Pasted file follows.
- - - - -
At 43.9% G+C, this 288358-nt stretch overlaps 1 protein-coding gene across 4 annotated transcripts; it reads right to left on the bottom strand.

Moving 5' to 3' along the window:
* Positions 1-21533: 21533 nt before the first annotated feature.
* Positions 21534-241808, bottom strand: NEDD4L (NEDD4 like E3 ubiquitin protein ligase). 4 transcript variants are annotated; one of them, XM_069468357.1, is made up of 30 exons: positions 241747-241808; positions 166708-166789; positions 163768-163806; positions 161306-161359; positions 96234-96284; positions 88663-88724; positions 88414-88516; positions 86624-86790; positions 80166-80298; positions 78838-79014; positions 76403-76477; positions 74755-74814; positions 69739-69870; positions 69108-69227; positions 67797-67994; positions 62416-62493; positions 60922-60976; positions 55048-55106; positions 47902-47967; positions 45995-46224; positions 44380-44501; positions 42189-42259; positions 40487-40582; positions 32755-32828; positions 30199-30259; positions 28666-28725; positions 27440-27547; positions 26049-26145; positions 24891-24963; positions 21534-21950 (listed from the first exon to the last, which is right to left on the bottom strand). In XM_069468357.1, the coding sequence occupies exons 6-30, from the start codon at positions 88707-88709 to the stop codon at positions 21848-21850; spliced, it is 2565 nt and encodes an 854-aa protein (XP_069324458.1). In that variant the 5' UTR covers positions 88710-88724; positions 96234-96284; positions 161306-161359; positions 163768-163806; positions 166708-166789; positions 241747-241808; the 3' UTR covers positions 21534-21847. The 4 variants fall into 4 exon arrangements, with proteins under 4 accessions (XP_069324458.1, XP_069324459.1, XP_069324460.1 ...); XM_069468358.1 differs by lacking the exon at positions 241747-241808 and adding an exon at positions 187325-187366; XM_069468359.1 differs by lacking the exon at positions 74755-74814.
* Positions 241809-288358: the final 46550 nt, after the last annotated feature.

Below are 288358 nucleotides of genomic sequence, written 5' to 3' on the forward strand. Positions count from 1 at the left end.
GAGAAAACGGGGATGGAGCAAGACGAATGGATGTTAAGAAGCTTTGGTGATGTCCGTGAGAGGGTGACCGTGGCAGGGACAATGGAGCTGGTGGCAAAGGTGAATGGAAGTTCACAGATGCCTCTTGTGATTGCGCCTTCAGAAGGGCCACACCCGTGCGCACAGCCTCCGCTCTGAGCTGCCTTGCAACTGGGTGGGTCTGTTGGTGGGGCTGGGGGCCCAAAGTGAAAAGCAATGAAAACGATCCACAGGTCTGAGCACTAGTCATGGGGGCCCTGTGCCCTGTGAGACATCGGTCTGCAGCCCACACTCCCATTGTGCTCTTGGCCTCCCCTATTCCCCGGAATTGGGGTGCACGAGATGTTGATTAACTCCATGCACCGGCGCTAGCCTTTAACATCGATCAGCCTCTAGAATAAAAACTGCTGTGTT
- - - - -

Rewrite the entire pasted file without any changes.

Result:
At 43.9% G+C, this 288358-nt stretch overlaps 1 protein-coding gene across 4 annotated transcripts; it reads right to left on the bottom strand.

Moving 5' to 3' along the window:
* Positions 1-21533: 21533 nt before the first annotated feature.
* Positions 21534-241808, bottom strand: NEDD4L (NEDD4 like E3 ubiquitin protein ligase). 4 transcript variants are annotated; one of them, XM_069468357.1, is made up of 30 exons: positions 241747-241808; positions 166708-166789; positions 163768-163806; positions 161306-161359; positions 96234-96284; positions 88663-88724; positions 88414-88516; positions 86624-86790; positions 80166-80298; positions 78838-79014; positions 76403-76477; positions 74755-74814; positions 69739-69870; positions 69108-69227; positions 67797-67994; positions 62416-62493; positions 60922-60976; positions 55048-55106; positions 47902-47967; positions 45995-46224; positions 44380-44501; positions 42189-42259; positions 40487-40582; positions 32755-32828; positions 30199-30259; positions 28666-28725; positions 27440-27547; positions 26049-26145; positions 24891-24963; positions 21534-21950 (listed from the first exon to the last, which is right to left on the bottom strand). In XM_069468357.1, the coding sequence occupies exons 6-30, from the start codon at positions 88707-88709 to the stop codon at positions 21848-21850; spliced, it is 2565 nt and encodes an 854-aa protein (XP_069324458.1). In that variant the 5' UTR covers positions 88710-88724; positions 96234-96284; positions 161306-161359; positions 163768-163806; positions 166708-166789; positions 241747-241808; the 3' UTR covers positions 21534-21847. The 4 variants fall into 4 exon arrangements, with proteins under 4 accessions (XP_069324458.1, XP_069324459.1, XP_069324460.1 ...); XM_069468358.1 differs by lacking the exon at positions 241747-241808 and adding an exon at positions 187325-187366; XM_069468359.1 differs by lacking the exon at positions 74755-74814.
* Positions 241809-288358: the final 46550 nt, after the last annotated feature.

Below are 288358 nucleotides of genomic sequence, written 5' to 3' on the forward strand. Positions count from 1 at the left end.
GAGAAAACGGGGATGGAGCAAGACGAATGGATGTTAAGAAGCTTTGGTGATGTCCGTGAGAGGGTGACCGTGGCAGGGACAATGGAGCTGGTGGCAAAGGTGAATGGAAGTTCACAGATGCCTCTTGTGATTGCGCCTTCAGAAGGGCCACACCCGTGCGCACAGCCTCCGCTCTGAGCTGCCTTGCAACTGGGTGGGTCTGTTGGTGGGGCTGGGGGCCCAAAGTGAAAAGCAATGAAAACGATCCACAGGTCTGAGCACTAGTCATGGGGGCCCTGTGCCCTGTGAGACATCGGTCTGCAGCCCACACTCCCATTGTGCTCTTGGCCTCCCCTATTCCCCGGAATTGGGGTGCACGAGATGTTGATTAACTCCATGCACCGGCGCTAGCCTTTAACATCGATCAGCCTCTAGAATAAAAACTGCTGTGTT